Canada’s bad example | AspenTimes.com

Canada’s bad example

Dear Editor:

I am a Canadian nurse who became a U.S. citizen in 1992. I come from a large family and constantly hear their horror stories about the health care system in Ontario.

Cases in point:

My father: five years ago at 82 years of age, slid off the bed at home and fractured his hip, shearing off the head of the femur. Due to backlogs, they weren’t able to repair it until four days later at 8:30 p.m.

My mother: three years ago at the age of 80, went in for her annual mammo. She showed the technician a lump she was worried about because it was above that area that the machine can grab. The technician said she would have to ask her doctor about it. Her 72-year-old doctor said he thought it was nothing. It waited a year, and on a trip home I took her to the doctors and they decided to do a biopsy, which proved cancerous. She has since had a lumpectomy and radiation.

My brother: at age 45, had no family physician for five years because he had retired, and there was not a single doctor in his town taking new patients. So for five years he had to be treated in the ER for any minor ailments.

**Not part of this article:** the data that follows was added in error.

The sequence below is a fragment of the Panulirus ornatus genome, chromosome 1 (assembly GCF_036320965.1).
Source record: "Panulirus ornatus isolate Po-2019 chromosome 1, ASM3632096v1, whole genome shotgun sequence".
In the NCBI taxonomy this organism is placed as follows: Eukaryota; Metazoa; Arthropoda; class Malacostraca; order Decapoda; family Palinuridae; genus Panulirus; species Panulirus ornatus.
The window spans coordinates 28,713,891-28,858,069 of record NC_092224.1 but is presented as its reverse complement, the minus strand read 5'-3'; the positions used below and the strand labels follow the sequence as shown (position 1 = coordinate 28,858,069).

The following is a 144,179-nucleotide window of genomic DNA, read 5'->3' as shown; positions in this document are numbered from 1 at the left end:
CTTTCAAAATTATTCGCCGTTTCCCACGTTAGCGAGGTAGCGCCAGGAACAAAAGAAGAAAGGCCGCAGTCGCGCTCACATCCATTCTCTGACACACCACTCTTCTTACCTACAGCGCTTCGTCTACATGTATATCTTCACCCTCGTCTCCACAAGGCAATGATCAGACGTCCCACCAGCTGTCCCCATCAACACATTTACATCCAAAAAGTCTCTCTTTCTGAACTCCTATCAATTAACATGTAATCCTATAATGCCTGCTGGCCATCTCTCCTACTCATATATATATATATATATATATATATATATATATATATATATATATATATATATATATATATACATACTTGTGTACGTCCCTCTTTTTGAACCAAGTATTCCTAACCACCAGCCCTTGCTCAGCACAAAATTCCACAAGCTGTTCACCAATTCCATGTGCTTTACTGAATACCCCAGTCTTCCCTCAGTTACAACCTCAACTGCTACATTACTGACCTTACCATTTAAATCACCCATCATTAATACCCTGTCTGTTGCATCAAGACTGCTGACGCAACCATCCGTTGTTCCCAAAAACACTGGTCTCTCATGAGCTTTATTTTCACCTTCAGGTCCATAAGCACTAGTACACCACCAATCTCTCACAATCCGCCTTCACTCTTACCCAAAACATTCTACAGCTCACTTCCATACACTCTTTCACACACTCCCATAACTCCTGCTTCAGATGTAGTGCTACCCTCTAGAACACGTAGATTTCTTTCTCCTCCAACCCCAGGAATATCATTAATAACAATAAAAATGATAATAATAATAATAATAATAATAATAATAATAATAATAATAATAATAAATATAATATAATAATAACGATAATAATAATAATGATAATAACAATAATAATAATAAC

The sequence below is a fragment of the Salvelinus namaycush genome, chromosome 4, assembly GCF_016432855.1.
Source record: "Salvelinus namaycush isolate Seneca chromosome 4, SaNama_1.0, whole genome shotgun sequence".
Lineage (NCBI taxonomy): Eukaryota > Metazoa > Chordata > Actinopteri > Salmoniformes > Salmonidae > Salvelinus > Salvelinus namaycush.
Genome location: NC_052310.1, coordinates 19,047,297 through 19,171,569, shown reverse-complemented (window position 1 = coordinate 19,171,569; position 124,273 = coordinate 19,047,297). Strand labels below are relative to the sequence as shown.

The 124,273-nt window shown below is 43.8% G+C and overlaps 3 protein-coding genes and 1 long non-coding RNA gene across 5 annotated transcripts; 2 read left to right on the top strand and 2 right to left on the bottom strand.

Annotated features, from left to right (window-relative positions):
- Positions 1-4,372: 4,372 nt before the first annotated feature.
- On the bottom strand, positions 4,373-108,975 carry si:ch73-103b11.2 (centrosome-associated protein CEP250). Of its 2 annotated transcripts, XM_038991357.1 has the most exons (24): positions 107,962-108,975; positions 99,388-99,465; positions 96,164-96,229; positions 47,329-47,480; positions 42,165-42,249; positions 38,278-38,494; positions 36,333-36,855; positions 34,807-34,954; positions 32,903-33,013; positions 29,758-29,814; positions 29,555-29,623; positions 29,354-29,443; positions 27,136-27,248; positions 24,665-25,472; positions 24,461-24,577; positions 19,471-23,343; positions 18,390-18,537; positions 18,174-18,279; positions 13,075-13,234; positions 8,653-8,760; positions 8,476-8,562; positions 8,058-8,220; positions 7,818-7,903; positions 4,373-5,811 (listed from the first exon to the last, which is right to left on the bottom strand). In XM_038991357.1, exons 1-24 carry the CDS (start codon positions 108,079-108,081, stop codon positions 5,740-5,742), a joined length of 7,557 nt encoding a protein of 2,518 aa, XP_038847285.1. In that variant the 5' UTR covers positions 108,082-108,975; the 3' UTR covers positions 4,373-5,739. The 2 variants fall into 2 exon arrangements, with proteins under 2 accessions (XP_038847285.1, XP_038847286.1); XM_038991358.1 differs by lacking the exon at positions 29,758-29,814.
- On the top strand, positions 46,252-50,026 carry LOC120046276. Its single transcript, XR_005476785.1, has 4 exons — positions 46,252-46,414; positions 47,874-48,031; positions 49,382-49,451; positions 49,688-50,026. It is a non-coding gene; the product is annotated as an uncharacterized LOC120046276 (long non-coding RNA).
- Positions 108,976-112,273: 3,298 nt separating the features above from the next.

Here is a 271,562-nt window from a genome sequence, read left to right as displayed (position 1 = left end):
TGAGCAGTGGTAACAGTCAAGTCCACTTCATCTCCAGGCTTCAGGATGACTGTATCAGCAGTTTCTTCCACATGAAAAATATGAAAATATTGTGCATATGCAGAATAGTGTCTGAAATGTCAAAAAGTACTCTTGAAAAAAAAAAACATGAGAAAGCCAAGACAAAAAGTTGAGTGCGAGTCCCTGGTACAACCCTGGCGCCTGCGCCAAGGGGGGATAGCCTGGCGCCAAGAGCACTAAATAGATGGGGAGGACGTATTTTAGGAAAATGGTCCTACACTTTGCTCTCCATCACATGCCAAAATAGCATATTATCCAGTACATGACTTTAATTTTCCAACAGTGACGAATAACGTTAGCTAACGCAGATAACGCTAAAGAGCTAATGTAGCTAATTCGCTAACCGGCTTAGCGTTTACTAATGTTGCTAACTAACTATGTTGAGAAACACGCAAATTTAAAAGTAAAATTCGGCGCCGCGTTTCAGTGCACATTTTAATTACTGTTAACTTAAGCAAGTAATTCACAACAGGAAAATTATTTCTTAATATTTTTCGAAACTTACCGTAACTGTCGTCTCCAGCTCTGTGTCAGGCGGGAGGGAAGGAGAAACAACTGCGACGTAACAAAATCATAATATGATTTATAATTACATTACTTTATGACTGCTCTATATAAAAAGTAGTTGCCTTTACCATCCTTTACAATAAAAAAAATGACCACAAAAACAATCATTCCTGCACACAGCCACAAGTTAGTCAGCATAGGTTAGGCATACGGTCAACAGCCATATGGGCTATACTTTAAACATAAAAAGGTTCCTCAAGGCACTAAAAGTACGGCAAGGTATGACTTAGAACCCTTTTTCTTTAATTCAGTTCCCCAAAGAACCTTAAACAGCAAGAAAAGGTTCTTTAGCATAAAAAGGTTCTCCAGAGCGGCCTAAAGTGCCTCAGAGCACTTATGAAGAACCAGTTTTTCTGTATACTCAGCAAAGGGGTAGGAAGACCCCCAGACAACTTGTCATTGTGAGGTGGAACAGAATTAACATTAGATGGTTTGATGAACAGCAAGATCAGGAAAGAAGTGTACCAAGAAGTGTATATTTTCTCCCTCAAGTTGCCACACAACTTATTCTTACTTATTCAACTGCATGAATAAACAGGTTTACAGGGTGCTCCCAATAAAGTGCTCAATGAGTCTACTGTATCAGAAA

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My son: fractured his wrist while at tryouts in Langley, B.C., and was taken to the hospital. He was treated eight hours later. This was not on a busy Saturday night but on a Tuesday morning. The ice he had packed his wrist with from the rink had melted, and it took him two hours of asking for more until finally a hospital staff member went across the street to the convenience store.

A friend’s father from Winnipeg was in so much hip pain that he had to use a walker at the age of 61. He was put on a 20-month wait list and got so fed up waiting that he put his name on a list in the U.K. and had hip surgery there six months later and had to pay $20,000 out of his own pocket.

I could go on but my point is the Canadian system is not by any means a model to go by for health care. Nor is it free as most would like to believe. There are so many taxes necessary to cover such health coverage. By the time you add provincial sales taxes with the federal sales taxes, you are looking at a minimum of 15 percent on all goods and services alone. Note that EVERYONE pays these taxes.

The health care bill in Washington needs to be seriously reviewed over time and not shoved down the throats of those trying to educate themselves on what is actually in the bill. Trying to pass this bill before the August break is a serious mistake that all Americans will pay for! There are other options out there that need to be considered to give Americans better health care!

Carol Jenkins

Woody Creek

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